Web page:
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I've always taught myself and others to think of the bin folder as being transient.

That is you should be able to delete it and next time you rebuild it gets recreated and any references get copied into it without any hassle And not to put your eggs all in one basket. Or in this case don't put all your required dlls directly into the bin folder. Have them elsewhere and just reference them.

I've seen people falling down when they put dlls directly into the bin folder and reference them there. So I try to avoid this and put all my required dlls in a folder called Refs and add references to the dlls in there. At compile time they will get copied into the bin folder anyway.

Am I insane? Is this being too careful? common sense?

What is best practice in this scenario?

Cheers,

-- Lee

UPDATE : Turns out i'm not mad

Cheers guys you've picked up on some points I forgot to mention.

Mainly :

  • Not checking the bin folder into source control
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I feel the same way and always put my DLLs directly in the project folder. Visual Studio uses the project root as a refresh path, so if I update my DLLs, the references don't break. –  John Gietzen Oct 12 '09 at 16:16
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4 Answers

up vote 18 down vote accepted

That's right, you don't want to put referenced dlls in the bin folder. If you are using version control, bin and obj folders should always be completely excluded.

All referenced dlls should be included under version control, preferably in a separate subdirectory under your project's trunk, so that everyone has all necessary sources and references for each clean rebuild. bin folder must easily be recreated from scratch.

That's something that I believe most people will expect when checking out your source.

We also include a _READ_ME.txt file in the root of the project, stating additional info on tools and stuff needed to batch-build the project (nant, perl, etc.), so there may be some specific differences from time to time, but never surprises of this kind.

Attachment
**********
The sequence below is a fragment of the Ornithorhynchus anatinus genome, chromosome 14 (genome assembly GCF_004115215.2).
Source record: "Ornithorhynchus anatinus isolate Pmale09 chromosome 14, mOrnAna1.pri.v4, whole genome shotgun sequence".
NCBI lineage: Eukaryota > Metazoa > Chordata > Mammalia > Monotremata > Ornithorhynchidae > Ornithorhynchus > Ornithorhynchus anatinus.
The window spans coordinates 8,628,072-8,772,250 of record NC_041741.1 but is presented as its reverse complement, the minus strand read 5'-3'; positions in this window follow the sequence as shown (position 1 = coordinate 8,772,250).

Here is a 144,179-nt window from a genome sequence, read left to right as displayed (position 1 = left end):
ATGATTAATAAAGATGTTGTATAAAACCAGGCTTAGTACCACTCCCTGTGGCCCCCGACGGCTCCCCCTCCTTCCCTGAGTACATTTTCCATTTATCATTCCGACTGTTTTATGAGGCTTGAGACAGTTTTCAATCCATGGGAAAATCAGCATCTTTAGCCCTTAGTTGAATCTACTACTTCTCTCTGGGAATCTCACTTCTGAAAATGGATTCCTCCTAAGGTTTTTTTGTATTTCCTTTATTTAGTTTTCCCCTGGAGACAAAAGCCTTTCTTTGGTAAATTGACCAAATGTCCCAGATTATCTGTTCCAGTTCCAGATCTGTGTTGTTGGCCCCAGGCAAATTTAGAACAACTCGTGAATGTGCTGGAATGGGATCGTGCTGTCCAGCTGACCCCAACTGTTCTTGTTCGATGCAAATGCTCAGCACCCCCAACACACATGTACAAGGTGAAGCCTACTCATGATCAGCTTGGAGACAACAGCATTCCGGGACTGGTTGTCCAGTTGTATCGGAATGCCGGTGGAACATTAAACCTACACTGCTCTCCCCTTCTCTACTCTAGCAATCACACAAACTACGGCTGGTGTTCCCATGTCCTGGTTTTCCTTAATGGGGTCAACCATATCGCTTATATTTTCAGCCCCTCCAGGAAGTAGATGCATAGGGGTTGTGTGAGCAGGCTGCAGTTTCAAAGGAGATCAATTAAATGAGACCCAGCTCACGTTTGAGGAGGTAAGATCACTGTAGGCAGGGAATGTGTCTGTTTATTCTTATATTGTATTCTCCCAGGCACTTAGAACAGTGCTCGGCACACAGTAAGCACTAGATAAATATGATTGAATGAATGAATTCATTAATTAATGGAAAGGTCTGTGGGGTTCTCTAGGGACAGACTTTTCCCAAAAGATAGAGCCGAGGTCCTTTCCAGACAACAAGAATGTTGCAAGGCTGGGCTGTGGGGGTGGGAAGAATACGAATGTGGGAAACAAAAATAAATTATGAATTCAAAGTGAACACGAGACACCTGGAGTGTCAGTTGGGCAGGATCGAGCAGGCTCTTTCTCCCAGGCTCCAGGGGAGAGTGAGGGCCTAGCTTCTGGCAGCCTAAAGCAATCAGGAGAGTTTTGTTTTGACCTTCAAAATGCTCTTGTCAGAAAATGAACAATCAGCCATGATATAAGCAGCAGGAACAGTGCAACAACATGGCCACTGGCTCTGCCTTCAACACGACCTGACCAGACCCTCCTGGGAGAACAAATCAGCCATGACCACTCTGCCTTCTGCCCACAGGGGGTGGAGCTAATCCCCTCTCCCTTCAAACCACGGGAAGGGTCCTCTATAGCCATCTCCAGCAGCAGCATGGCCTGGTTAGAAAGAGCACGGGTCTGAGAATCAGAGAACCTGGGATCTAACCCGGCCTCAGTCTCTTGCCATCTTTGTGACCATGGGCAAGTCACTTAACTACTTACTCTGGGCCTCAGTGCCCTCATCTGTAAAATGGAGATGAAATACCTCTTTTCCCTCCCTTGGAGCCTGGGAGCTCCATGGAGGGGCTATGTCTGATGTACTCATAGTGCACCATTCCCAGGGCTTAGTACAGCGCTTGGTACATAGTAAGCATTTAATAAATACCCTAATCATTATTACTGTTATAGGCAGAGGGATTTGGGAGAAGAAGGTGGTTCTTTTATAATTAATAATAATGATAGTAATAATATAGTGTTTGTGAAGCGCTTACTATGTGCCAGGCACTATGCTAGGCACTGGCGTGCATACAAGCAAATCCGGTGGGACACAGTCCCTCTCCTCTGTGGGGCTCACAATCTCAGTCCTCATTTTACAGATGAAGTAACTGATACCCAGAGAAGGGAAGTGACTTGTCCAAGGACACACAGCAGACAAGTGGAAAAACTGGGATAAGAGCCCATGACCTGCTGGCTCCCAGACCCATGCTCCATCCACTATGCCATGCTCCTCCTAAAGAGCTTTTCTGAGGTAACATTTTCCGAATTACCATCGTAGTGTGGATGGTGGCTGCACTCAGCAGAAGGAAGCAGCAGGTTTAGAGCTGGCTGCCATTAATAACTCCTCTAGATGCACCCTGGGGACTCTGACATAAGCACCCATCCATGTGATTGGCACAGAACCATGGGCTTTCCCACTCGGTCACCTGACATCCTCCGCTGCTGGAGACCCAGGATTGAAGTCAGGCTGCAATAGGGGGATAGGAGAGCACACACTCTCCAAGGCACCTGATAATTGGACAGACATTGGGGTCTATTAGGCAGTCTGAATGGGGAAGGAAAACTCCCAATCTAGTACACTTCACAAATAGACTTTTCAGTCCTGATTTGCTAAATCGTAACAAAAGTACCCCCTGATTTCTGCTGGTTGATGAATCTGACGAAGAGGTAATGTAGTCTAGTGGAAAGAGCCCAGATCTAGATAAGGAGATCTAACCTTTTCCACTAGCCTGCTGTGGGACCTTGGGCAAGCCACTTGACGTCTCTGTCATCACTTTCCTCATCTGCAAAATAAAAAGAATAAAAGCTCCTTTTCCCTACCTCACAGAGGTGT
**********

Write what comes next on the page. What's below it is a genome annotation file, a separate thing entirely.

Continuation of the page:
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+1 for 'bin and obj folders should always be completely excluded.' –  csharptest.net Oct 12 '09 at 16:58
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No this makes complete sense and is a practice I myself implement on personal projects. Anything under the bin folder should be treated as property of the msbuild / Visual Studio environment.

While they both take great care to only delete the outputs they know about, it's possible for the user to not fully understand what is the build output and copy over a build output and consequently have it deleted during a "Clean" style operation. It's also possible for other tools to be more aggressive here in cleaning out DLL's. I myself tend to nuke the bin directory from time to time if I think the build process is looking at stale data.

Additionally having a ref's location gives you a single place to update references for a collection of projects within a solution. For me it's a very natural construct.

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I have no idea if you're insane, but we followed the same practices at the last place I worked and I've carried them over to my own work. The /bin and /obj folders are outside version control and something I never touch. They basically don't exist as far as I'm concerned during development. All included DLLs sit in another folder and are referenced.

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I think of the bin folder as being transient, it is a place for the full working compiled application to go.

We place any external Assemblies in a directory called Assemblies. Many others use a directory called lib. This separates idea of something that is needed to compile the application from the compiled application itself.

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